World-renowned Brazilian architect Oscar Niemeyer, who designed much of Brazil's modern capital, died Wednesday at the age of 104.
Niemeyer is most famous for his use of abstract forms and curves, abandoning traditional straight lines. He was among the first to explore the possibilities of reinforced concrete to convey his creative vision.
The Brazilian architect established himself during the middle of the 20th century as one of modernism's greatest visionaries. He designed hundreds of objects around the world, including work on the United Nations headquarters in New York City.
On that and other early projects, Niemeyer teamed up with another pioneer of post-war buildings in concrete, the French-Swiss architect Charles-Edouard Jeanneret-Gris, better known by his pseudonym of Le Corbusier.
In 1956, Niemeyer was appointed chief architect for Brazil's futuristic capital, Brasilia, a new city in the heart of the Amazon jungle. That achievement brought him worldwide fame.
He won architecture's top award, the Pritzker Prize, in 1988.
Niemeyer would have turned 105 on December 15.
A man walks near the National Congress building, designed by Brazilian architect Oscar Niemeyer, in the Ministries Esplanade in Brasilia, December 6, 2012.
A view of the Oscar Niemeyer Museum in Curitiba, Brazil, December 6, 2012.
Members of the "Yo apoyo al Centro Cultural Internacional Oscar Niemeyer" (I support the Oscar Niemeyer International Cultural Center) association gather to pay tribute to architect Oscar Niemeyer in Aviles, Spain, December 6, 2012.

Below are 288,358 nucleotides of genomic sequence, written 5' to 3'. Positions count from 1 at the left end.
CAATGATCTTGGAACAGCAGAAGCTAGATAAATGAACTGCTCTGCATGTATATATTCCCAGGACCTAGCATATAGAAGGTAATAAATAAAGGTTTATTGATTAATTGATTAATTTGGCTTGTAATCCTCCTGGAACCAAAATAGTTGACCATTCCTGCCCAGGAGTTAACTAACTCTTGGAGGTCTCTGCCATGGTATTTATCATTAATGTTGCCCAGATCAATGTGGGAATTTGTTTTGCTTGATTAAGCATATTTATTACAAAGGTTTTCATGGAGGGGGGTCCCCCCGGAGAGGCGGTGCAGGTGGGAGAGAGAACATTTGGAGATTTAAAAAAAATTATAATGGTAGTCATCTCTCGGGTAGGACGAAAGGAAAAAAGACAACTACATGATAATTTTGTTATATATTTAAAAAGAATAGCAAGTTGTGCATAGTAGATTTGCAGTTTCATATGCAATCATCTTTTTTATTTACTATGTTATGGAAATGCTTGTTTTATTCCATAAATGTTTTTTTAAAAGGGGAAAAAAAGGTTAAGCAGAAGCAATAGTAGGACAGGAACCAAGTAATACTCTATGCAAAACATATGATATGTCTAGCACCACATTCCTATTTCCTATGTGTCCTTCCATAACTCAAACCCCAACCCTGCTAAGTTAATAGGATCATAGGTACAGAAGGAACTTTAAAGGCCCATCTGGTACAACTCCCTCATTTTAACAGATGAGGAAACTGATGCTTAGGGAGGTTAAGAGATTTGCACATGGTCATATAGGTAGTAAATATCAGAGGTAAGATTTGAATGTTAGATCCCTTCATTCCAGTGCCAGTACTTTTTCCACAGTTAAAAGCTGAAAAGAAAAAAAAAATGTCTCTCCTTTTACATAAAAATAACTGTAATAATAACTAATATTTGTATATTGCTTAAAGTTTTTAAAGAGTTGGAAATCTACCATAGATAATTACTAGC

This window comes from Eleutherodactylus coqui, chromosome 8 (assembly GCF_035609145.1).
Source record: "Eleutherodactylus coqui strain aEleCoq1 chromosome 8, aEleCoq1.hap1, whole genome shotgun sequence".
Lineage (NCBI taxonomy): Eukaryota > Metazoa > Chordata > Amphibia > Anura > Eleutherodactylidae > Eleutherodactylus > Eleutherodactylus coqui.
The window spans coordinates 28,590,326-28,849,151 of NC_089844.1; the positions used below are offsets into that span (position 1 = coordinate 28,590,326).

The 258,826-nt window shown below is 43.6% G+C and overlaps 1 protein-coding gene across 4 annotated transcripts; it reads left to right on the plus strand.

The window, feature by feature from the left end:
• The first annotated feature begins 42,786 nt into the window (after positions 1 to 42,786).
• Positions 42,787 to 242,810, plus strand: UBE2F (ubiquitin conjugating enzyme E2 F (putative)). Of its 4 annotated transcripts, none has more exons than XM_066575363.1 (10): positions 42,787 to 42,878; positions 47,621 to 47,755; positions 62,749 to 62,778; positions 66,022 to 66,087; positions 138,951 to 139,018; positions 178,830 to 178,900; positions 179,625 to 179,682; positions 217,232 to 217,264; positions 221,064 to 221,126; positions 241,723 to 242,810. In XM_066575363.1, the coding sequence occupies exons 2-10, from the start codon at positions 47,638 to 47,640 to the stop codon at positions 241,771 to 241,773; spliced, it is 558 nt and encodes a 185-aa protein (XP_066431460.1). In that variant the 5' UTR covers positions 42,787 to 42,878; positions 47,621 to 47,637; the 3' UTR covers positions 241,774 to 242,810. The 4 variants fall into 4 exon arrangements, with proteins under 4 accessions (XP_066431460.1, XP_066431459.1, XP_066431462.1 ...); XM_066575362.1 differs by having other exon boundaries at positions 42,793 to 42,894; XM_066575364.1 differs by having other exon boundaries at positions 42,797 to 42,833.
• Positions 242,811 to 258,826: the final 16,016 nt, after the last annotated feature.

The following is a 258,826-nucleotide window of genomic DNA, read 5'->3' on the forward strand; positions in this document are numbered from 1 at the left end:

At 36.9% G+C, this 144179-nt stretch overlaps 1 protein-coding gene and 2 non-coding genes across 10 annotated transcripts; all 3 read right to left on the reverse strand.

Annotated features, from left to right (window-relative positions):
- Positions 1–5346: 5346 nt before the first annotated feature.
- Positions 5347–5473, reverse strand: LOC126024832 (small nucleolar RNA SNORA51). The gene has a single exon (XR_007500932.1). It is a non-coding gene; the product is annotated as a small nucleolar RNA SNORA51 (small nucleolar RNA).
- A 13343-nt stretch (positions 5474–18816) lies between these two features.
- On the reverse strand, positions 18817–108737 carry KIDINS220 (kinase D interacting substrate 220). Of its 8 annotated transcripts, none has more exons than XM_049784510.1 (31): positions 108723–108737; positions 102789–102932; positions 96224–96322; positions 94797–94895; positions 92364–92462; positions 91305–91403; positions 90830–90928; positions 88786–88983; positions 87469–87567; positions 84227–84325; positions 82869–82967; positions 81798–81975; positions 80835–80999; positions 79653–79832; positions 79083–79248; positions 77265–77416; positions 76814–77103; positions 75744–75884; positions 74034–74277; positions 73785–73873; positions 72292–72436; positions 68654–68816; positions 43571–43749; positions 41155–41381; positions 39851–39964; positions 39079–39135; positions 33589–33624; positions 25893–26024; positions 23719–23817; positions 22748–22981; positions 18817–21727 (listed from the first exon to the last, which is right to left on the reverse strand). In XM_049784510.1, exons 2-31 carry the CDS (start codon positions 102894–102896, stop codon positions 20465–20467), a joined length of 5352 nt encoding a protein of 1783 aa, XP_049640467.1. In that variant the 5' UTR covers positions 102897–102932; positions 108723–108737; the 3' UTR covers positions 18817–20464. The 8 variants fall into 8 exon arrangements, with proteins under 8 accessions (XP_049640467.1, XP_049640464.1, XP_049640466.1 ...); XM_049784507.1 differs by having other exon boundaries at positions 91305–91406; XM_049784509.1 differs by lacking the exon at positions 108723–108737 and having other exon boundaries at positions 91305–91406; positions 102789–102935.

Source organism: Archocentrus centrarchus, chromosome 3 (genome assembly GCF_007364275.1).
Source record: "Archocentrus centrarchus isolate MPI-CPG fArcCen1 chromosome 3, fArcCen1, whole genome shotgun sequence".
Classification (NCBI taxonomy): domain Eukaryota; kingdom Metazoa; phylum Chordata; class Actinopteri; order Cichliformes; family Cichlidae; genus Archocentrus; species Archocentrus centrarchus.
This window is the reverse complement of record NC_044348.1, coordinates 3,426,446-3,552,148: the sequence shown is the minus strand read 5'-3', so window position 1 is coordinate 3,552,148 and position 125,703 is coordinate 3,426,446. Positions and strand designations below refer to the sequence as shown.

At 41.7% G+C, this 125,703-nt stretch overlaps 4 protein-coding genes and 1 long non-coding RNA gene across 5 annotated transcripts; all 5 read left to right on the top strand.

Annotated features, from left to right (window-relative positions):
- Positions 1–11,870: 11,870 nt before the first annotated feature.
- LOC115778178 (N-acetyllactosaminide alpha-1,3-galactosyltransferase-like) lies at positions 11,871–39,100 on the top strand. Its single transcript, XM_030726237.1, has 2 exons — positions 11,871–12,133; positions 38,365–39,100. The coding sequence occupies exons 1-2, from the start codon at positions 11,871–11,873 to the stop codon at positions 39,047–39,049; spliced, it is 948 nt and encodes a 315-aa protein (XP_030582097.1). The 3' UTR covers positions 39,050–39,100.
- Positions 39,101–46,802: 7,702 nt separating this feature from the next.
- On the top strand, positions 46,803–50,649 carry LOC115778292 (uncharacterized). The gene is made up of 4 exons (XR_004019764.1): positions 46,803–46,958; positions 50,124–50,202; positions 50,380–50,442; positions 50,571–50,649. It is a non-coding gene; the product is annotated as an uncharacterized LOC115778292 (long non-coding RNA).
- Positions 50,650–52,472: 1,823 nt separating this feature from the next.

A view of the footbridge designed by renowned Brazilian architect Oscar Niemeyer in the Rocinha slum in Rio de Janeiro, December 6, 2012.
A view of the Contemporary Art Museum (MAC) designed by architect Oscar Niemeyer in Niteroi city near Rio de Janeiro, December 6, 2012.
A woman takes a picture of the Niemeyer Center, designed by Brazilian architect Oscar Niemeyer, in Aviles, Spain, December 6, 2012.
The sun is seen behind the monument The Pantheon of the Fatherland and Freedom (Panteao da Patria e da Liberdade Tancredo Neves), designed by Brazilian architect Oscar Niemeyer, in Brasilia, December 6, 2012.
A security walks next to the Planalto Palace designed by Brazilian architect Oscar Niemeyer in Brasilia, December 5, 2012.
FILE - This April 17, 2007 file photo shows the government Esplanade of Ministries in Brasilia along the boulevard that features some of Brazilian architect Oscar Niemeyer's most famous works.
FILE - This Oct. 8, 2007 file photo, the Ibirapuera Auditorium designed by Brazilian architect Oscar Niemeyer is seen in Sao Paulo, Brazil.
FILE - This July 27, 2007 file photo shows the United Nations headquarters building, designed by Brazilian architect Oscar Niemeyer, in New York.
Dancers rappel from the Digital TV Tower as part of an aerial performance in Brasilia, Brazil, Friday, Aug. 31, 2012. The tower, also known as the Flor do Cerrado, was designed by architect Oscar Niemeyer.
This Oct. 22, 2012 photo shows the headquarters of French Communist Party, designed by Brazilian architect Oscar Niemeyer, in Paris.
FILE - This Aug 14, 2007 file photo, shows a view of the Brazil's National Congress, designed by Brazilian architect Oscar Niemeyer and inaugurated in 1960, in Brasilia.